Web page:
Auto parts retailer Golden State Supply to pay $24,000 for selling do-it-yourself cans of automotive refrigerant that violated California’s climate regulations
SACRAMENTO – Auto parts retailer Golden State Supply LLC has agreed to pay $24,461 for violating a state regulation meant to reduce emissions of a powerful climate-changing gas found in do-it-yourself containers of automotive refrigerant.
The global warming potential from just one 12-ounce can of automotive refrigerant, which is used to recharge motor vehicle air conditioners, is equivalent to the carbon dioxide emissions from burning 150 gallons of gasoline. That’s roughly how much gas would be used to drive from San Francisco to New York and back as far as Colorado. The regulation was developed in 2009 requiring self-sealing cans and a deposit and recycling program for used cans.
The Roanoke, Virginia-based company, also known as Carquest, is a subsidiary of Advanced Auto Parts, one of the largest auto parts chains in the country. CARB and Golden State Supply entered into a mutual settlement agreement in January.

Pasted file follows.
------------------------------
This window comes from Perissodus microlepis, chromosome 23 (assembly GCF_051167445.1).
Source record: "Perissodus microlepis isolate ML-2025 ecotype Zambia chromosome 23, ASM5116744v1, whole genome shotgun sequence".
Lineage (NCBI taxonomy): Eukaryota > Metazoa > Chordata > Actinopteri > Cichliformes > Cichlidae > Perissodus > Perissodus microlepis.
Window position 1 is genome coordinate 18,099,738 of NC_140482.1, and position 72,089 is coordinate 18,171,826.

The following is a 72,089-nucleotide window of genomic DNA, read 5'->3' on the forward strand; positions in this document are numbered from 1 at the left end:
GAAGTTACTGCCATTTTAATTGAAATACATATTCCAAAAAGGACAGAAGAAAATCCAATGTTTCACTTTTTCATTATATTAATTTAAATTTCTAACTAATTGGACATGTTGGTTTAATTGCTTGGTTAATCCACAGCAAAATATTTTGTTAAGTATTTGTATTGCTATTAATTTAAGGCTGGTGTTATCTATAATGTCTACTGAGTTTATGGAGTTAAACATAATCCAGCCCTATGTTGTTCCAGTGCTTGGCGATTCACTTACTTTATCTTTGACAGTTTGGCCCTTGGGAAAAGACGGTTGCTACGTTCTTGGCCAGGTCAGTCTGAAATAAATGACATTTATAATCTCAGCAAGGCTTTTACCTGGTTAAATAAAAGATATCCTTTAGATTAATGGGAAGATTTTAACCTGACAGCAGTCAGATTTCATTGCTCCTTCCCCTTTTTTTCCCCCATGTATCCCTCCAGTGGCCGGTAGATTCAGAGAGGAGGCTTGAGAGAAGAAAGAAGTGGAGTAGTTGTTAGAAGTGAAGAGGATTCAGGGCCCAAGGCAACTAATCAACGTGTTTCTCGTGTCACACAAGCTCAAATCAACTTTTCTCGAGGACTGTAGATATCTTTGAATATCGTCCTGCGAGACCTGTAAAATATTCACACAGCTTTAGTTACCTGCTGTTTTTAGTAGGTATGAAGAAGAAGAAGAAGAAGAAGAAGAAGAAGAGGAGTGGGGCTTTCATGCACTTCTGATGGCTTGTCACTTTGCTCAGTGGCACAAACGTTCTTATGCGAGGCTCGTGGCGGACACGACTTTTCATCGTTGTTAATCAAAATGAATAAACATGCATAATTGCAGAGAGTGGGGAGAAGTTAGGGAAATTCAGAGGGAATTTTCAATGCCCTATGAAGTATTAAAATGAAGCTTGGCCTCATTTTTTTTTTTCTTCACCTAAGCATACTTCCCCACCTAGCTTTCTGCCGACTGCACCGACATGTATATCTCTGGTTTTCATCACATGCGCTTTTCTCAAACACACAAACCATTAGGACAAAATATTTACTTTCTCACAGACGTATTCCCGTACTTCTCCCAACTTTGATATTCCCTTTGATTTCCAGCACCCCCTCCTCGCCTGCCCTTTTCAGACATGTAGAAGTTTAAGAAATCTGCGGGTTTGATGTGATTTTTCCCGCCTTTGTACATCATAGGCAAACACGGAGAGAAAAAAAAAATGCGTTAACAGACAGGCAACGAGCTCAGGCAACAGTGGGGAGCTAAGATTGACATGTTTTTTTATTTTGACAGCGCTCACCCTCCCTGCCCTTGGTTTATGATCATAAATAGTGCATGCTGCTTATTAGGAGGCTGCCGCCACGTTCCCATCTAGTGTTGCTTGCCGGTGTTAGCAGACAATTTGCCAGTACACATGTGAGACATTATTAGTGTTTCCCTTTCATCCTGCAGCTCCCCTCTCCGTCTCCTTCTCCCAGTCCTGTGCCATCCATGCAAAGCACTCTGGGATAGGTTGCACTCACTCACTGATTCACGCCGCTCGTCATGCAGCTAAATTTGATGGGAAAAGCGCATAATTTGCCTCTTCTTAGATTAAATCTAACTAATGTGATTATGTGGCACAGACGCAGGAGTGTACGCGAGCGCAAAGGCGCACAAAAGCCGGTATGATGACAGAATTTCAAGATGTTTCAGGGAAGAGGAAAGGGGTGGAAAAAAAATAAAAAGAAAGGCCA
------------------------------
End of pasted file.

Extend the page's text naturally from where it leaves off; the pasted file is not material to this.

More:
“Preventing emissions from these do-it-yourself cans makes a big difference,” California Air Resources Board Enforcement Division Chief Todd Sax said, “and a crucial element is accurate reporting of both sales and returns of the cans and containers. This is especially important now because the deadline for this required reporting is March 1.”
Golden State Supply self-disclosed to CARB that it sold cans of automotive refrigerant in California that were not certified by CARB between 2014 and 2016 and failed, as required, to report the sales to CARB. Recordkeeping is crucial for preventing uncertified cans from entering the marketplace and also for determining how many used cans have been recycled each year.
The $24,461 penalty — marking the first settlement for this regulatory program — will be paid to the California Air Pollution Control Fund for projects and research to improve air quality. Golden State self-reported its violations and promptly and fully cooperated with CARB throughout its investigation.
CARB’s regulation, in effect since Jan. 1, 2010, applies to the sale, use and disposal of small containers of automotive refrigerant (those holding more than 2 ounces and less than 2 pounds of refrigerant by weight).
Manufacturers, retailers and distributors of small cans of automotive refrigerant in California must submit annual report data to CARB by March 1 of each year.